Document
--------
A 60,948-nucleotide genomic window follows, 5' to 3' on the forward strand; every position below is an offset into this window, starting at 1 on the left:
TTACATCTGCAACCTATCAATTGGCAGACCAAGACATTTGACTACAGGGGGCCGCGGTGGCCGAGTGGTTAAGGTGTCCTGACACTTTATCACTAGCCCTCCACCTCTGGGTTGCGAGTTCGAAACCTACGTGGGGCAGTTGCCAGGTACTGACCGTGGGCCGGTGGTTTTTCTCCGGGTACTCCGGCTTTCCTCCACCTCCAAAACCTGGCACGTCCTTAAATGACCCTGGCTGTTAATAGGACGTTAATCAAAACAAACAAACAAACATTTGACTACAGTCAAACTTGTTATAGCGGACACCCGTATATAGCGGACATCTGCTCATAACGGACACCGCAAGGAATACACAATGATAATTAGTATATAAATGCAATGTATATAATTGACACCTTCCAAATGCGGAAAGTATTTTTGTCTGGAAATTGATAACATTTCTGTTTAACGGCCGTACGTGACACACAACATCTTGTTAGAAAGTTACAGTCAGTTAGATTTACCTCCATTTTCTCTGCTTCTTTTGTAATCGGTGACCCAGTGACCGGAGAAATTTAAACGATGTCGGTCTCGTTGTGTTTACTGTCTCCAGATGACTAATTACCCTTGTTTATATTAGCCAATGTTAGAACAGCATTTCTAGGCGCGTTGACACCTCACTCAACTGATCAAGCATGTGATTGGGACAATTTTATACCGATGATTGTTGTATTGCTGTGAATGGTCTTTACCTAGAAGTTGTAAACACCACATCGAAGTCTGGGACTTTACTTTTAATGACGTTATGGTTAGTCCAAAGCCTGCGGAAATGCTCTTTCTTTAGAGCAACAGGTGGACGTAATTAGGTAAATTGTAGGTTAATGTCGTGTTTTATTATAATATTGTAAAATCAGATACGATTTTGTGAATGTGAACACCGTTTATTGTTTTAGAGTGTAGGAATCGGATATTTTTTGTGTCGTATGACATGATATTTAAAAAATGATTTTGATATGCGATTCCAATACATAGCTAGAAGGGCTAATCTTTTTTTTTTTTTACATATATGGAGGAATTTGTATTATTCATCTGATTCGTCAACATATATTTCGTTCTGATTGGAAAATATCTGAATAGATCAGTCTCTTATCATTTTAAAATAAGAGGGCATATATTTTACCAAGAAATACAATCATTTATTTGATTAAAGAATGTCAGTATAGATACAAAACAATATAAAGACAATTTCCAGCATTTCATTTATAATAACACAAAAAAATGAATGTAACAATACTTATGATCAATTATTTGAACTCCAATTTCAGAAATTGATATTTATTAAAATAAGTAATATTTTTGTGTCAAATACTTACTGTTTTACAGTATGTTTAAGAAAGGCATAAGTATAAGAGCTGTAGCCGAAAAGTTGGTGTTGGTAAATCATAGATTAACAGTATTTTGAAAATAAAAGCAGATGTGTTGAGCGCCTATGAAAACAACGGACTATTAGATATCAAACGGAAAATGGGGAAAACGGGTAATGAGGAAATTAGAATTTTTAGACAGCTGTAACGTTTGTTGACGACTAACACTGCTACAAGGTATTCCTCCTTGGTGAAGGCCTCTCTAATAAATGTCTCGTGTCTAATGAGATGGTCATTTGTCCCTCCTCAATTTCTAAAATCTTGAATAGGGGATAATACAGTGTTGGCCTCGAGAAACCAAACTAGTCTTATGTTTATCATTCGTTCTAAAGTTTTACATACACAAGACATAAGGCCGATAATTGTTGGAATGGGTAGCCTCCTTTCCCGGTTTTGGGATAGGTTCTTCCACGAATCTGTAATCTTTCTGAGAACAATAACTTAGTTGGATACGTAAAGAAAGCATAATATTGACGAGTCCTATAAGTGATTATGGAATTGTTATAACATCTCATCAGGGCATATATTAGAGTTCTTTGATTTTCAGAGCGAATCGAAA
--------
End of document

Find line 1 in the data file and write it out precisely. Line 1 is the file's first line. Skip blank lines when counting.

A 60,948-nucleotide genomic window follows, 5' to 3' on the forward strand; every position below is an offset into this window, starting at 1 on the left: